Self1:”I know. But he has to learn. I’ll start diving with them and when he sees me mess up and get back up there it will set the example for him. I know I can do this.”

Self2: “Are you nuts! You’ll break a hip!” (Ok, I’m not that old, but you get the point).

So, the decision was made. I started diving. I actually got several benefits out of it once I got started. First, I was going to get to do something with my boys. Secondly, it turned out to be good exercise. Third, I was challenging myself and learning something new. Lastly, I knew that eventually I would get to  set the example for Jake.

That day came about a month into learning how to dive. I had picked up the basics fairly well (not perfect, but well enough to gain some confidence and not get myself hurt). I had even managed to do some of the forward basic dives from the 3 meter board. Then I decided to really challenge myself and try to do a back entry from the 3 meter.

I climbed up the board and finally managed to bolster my confidence and overcome some fear (yes, it is nerve wracking to be standing backwards on the board with your heels hanging off and balanced on the balls of your feet up there above the water. From the ground it doesn’t look that high, to an adult, until you get up there then it seems like it is 10 stories high). My first few attempts weren’t all that bad. Then the coach decided that he wanted me to fine tune it and get it better. He told me to watch my feet longer when falling backwards to make sure I wasn’t pushing off.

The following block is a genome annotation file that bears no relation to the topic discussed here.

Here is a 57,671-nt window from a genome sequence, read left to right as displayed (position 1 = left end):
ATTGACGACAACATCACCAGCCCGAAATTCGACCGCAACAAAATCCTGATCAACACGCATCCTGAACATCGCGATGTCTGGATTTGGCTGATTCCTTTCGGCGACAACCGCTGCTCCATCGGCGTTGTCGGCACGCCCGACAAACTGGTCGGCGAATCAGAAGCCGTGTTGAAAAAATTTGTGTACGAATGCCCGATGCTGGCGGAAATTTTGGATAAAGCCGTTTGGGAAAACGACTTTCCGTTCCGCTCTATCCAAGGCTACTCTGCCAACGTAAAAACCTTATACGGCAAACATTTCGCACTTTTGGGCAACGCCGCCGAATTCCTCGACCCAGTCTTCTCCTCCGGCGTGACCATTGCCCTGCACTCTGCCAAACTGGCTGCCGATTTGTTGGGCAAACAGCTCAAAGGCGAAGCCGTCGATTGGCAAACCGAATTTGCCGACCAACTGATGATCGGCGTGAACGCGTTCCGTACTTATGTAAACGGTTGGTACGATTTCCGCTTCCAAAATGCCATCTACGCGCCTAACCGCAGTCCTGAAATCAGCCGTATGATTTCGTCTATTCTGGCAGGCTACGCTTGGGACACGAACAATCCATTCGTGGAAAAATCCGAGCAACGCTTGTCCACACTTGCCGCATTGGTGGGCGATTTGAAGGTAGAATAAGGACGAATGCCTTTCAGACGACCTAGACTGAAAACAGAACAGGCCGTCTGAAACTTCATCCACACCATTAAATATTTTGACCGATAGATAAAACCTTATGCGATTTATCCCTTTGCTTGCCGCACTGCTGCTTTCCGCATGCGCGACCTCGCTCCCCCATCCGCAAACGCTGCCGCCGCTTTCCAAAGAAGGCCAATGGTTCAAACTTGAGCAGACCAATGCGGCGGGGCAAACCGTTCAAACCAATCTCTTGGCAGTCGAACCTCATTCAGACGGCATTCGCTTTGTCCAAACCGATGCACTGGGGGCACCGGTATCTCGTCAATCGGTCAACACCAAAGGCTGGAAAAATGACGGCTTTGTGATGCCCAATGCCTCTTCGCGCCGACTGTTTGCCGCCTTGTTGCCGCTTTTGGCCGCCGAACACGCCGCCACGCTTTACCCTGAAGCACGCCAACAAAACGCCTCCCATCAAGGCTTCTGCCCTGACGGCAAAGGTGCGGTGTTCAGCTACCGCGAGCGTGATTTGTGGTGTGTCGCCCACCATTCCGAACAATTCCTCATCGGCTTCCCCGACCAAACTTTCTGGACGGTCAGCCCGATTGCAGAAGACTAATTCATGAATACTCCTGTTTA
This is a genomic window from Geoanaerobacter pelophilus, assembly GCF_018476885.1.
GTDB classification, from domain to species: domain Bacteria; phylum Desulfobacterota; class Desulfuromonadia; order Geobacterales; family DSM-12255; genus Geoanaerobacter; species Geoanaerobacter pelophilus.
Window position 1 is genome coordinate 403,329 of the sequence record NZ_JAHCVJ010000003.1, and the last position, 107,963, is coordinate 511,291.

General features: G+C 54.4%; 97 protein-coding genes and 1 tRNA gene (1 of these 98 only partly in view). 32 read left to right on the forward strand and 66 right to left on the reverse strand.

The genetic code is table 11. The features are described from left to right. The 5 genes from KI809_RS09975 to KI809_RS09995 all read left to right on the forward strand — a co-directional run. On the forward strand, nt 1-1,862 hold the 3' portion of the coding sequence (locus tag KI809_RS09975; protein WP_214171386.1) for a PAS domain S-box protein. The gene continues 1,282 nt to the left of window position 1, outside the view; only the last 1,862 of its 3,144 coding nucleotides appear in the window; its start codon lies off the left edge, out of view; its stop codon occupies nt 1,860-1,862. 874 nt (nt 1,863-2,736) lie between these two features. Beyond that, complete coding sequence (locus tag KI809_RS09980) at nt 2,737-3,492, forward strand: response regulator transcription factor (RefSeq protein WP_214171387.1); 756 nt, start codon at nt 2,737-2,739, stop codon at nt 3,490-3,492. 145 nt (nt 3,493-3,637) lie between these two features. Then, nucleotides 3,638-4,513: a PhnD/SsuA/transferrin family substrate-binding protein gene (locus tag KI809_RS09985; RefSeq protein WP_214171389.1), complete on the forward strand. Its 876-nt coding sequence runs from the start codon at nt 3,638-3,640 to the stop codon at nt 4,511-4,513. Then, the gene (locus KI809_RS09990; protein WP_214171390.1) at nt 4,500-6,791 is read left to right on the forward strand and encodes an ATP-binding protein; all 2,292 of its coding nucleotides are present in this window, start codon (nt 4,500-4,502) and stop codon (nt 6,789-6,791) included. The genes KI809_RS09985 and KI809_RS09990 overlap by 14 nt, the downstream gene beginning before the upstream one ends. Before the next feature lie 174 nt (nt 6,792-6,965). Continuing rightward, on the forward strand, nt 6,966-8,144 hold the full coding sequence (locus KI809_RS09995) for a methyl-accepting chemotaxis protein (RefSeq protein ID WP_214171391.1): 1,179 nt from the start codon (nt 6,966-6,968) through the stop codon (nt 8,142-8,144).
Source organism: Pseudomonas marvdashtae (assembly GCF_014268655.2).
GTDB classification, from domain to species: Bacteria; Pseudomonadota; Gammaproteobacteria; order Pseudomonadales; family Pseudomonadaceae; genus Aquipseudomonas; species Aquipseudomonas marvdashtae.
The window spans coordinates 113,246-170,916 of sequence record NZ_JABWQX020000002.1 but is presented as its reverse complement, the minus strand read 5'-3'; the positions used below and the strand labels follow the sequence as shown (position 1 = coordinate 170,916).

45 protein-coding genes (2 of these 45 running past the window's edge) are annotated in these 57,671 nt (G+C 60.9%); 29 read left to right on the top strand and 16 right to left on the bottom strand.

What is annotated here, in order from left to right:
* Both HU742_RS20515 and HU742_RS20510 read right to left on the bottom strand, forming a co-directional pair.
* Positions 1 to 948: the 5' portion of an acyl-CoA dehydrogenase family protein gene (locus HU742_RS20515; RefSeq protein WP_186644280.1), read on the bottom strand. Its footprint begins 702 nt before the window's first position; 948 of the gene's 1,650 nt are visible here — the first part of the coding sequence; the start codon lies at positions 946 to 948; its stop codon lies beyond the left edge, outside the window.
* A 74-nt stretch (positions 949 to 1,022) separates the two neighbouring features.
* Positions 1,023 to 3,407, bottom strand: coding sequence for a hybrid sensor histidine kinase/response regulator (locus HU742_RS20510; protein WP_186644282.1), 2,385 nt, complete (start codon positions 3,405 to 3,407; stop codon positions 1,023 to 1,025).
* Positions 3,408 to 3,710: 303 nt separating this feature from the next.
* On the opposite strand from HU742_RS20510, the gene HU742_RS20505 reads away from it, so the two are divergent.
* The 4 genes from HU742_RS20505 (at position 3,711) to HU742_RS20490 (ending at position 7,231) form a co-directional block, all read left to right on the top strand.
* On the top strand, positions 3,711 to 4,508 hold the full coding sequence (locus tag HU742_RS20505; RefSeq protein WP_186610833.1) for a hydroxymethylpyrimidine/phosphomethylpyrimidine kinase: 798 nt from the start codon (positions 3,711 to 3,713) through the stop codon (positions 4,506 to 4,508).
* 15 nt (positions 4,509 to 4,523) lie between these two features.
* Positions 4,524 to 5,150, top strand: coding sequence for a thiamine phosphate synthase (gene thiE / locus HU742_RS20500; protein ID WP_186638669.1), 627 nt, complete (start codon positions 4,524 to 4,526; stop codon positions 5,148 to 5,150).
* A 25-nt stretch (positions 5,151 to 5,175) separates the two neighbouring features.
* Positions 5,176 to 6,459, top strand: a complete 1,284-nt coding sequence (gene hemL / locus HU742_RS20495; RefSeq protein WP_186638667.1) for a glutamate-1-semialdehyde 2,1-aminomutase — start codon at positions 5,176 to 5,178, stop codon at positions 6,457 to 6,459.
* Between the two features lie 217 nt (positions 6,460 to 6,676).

I was standing on the end of the board, body rigid, hands in position and eyes focused on the far end of the board. Breathing became deeper as I attempted to steel myself for the fall. I had also been swinging my arms up into position as I fell backwards and now the coach wanted me to try sliding them up the front of my body then punching out. So, I was having to try to make multiple corrections. Ok, slide the hands, watch the feet longer and wait longer to look back for the water. I can do this.

As I raised up onto the balls of my feet and started the backwards fall, I kept my eyes on my feet. Falling, falling, wait, why isn’t the rest of my body doing what it was supposed to do? I continued to fall and couldn’t get it turned into a dive position.

Now, have you ever had the chance to interact with a raw side of beef? You know the sound it makes when you slap it testing to see how firm the beef is and imagining it on the grill? That wet, smacking sound as you slap your hand against the slap of beef? Well, that was the next sound I heard, and so did everybody else.

As I landed flat on my back on the surface of the water, needless to say a large splash was made and the smacking sound of my body hitting the water reverberated like a shock wave all the way across the pool down to the far end (at least that is what I was told).

HOLY COW!!! My entire body jolted from the impact and my entire backside felt like it had been snapped with a wet towel. You remember those days, when at the pool as kids you would roll up a towel and get the end wet and snap your friends’ legs or behinds. It stung and left welts. Well, that is what it felt like over my entire backside. Like I had been hit by one big, wet rolled up towel. IT HURT!

As I sank below the surface of the water the only thoughts I had were, “OUCH! This hurts.” and “What was I thinking? I’m too old for this.”